A World War II romance with a difference as Gemma Arterton (Quantum of Solace, Tamara Drewe) finds herself in a man’s world – that of the work place – as more than a secretary. Morale-lifting films are the order of the day – and Arterton is there to provide the ‘slop’ (female dialogue). Fellow screenwriter Sam Claflin (Me Before You, The Hunger Games) is the love interest but it’s Bill Nighy (Love Actually, Pirates of the Caribbean: Dead Man’s Chest) as the ageing thesp who steals just about every scene he’s in.

Rating: 73%

‘Denial’

denial_movie_poster_p_2016Solid performances from Rachel Weisz (The Constant Gardener, The Mummy) and Timothy Spall (Turner, Harry Potter) and a script by pre-eminent British playwright David Hare make Denial a worthy but wordy treatment of a true court case.

Historian and renowned denier David Irving sues American academic Deborah E Lipstadt for libel – and by doing so forces her to prove that the Holocaust took place.

Director Mick Jackson (The Bodyguard, Volcano), with somewhat pedestrian treatment, deflates what was incendiary headlines in the UK (and the rest of the world) back in 1996.

 Rating: 55%

‘T2: Trainspotting’

Trainspotting2_TSR_A4posterImmensely entertaining sequel – 20 years in the waiting – to the iconic Trainspotting.

Renton (Ewan McGregor – Star Wars, Moulin Rouge) is back having nicked £16,000 drugs money from his best mates at the end of the original. Sickboy (Jonny Lee Miller – TV’s Elementary) and Ewen Bremner (Snowpiercer, Exodus) are angry – but get over it. But not Begbie (Robert Carlyle – The Full Monty, 28 Weeks Later). Unfortunately for Renton, the psychotic killer has a long memory – and just happens to have escaped from prison.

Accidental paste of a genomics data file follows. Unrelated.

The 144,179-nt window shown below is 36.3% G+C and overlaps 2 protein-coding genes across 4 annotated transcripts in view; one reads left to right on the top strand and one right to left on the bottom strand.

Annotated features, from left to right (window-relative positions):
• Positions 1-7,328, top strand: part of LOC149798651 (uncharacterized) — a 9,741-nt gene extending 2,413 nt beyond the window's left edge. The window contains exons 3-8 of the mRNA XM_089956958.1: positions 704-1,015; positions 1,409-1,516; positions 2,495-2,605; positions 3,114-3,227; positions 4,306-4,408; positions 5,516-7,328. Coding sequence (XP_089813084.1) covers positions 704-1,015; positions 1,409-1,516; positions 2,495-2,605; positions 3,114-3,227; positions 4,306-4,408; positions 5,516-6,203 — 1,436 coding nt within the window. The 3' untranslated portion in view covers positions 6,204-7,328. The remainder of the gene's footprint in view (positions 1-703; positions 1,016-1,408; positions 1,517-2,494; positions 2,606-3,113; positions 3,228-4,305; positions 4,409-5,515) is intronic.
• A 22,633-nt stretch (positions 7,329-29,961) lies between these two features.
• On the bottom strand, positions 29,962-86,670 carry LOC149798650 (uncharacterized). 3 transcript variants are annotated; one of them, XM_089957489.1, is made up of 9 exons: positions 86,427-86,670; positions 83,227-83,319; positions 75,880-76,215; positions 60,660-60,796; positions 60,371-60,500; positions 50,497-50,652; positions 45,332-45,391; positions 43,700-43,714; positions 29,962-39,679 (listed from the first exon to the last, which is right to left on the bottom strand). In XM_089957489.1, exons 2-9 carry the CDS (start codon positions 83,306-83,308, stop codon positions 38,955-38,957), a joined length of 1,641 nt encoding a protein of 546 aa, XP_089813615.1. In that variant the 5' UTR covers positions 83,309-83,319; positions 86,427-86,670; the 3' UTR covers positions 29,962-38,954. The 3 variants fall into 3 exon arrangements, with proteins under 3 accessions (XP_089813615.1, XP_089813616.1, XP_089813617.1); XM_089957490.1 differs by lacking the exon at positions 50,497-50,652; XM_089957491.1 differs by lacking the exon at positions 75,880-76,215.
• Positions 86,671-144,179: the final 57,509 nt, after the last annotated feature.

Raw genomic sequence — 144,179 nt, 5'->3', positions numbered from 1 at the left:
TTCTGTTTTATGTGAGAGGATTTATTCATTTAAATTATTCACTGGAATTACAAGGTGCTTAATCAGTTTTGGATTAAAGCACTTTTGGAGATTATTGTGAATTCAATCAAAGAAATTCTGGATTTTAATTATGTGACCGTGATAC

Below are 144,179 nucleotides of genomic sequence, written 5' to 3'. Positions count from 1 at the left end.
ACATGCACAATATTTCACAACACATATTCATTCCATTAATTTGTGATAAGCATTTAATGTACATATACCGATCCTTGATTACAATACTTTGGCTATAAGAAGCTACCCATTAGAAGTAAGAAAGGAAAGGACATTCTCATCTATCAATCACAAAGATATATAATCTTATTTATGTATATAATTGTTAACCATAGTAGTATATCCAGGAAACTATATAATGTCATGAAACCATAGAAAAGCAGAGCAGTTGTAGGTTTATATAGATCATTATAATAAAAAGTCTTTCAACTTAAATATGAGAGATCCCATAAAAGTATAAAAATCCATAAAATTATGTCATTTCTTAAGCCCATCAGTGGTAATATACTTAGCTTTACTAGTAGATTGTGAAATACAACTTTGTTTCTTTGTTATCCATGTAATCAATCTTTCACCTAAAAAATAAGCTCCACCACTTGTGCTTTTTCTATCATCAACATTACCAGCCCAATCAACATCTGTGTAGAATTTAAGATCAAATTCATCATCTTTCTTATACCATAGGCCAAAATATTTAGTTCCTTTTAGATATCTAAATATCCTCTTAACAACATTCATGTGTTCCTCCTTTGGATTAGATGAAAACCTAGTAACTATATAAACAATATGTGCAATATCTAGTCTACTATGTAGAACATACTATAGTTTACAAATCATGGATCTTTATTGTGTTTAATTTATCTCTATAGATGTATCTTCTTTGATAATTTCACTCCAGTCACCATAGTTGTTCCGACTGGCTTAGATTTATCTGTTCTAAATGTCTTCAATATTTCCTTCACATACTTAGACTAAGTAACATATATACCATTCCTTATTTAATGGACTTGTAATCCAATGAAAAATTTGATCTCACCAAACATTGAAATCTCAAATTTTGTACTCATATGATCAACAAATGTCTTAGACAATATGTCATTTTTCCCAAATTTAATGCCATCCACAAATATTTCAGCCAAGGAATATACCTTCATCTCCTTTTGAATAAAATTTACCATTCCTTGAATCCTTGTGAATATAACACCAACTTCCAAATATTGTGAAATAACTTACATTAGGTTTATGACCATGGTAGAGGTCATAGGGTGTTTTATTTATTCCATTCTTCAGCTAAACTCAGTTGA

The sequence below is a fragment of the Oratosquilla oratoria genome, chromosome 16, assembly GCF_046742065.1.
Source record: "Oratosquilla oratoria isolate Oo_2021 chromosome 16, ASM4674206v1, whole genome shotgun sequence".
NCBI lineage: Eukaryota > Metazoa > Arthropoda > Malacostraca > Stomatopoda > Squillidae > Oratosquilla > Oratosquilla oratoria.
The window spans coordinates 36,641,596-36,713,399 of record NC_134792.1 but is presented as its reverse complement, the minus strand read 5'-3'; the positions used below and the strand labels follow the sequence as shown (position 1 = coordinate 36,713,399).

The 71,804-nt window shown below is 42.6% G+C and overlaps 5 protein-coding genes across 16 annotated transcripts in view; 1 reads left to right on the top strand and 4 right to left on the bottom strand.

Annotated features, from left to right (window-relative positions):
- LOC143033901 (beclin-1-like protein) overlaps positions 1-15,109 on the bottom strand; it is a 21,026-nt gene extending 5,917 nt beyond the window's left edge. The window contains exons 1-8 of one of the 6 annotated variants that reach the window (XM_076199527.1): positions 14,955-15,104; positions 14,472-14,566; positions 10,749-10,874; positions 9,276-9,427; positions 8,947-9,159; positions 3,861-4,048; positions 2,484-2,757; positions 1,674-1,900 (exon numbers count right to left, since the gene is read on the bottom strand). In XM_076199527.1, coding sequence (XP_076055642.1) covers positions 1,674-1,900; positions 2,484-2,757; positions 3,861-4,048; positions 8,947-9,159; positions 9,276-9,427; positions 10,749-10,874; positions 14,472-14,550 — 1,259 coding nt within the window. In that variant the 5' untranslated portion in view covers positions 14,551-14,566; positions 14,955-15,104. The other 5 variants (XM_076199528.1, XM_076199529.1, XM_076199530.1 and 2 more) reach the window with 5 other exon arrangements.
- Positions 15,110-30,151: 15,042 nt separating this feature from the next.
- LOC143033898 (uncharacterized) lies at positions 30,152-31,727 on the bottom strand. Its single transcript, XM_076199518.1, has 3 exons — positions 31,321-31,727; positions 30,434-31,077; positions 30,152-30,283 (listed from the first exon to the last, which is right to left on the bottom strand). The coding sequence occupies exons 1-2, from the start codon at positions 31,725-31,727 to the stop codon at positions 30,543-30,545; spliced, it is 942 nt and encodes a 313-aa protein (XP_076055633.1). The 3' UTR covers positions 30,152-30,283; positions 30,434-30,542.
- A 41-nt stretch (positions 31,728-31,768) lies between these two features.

Stylish, thrilling, funny, sad, with director Danny Boyle (Slumdog Millionaire, 127 Hours) returning to the highs and lows of the first, injecting an inevitable maturity but without, sensibly, trying to compete or emulate that earlier achievement.

Rating: 75%

Who’s going to win? Oscar thoughts.

academy_award_trophyWith the Oscars dished out this coming weekend, and, having seen all nine features up for best film, thought a little personal ruminating would not go amiss (there’s enough of others out there).

Naturally, it’s a personal take on those nine films. Some I do not think should even be on the list; others are noticeable by their absence (Tom Ford’s Nocturnal Animals in particular). But of those nine, my choice for best film falls unequivocally for Moonlight.

The Golden Globes got it right when the Hollywood Foreign Press Association voted it best film – drama. The two separate categories for best film – drama and comedy/musical – certainly helped the Barry Jenkins-helmed feature avoid competing against the critical behemoth that is La La Land. But it’s the better film (personally speaking). Resonant, poignant, performed by an ensemble cast with quiet dignity, it’s a quite extraordinary film.

La La Land, the odds-on favourite to win a swag of Oscars including best film, fell into that ‘it’s good but not that good’ category for me – and is only fifth of the nine on my list. But in its celebration of LA and Hollywoodland (and a quite haunting soundtrack), it will probably win the big one (at least).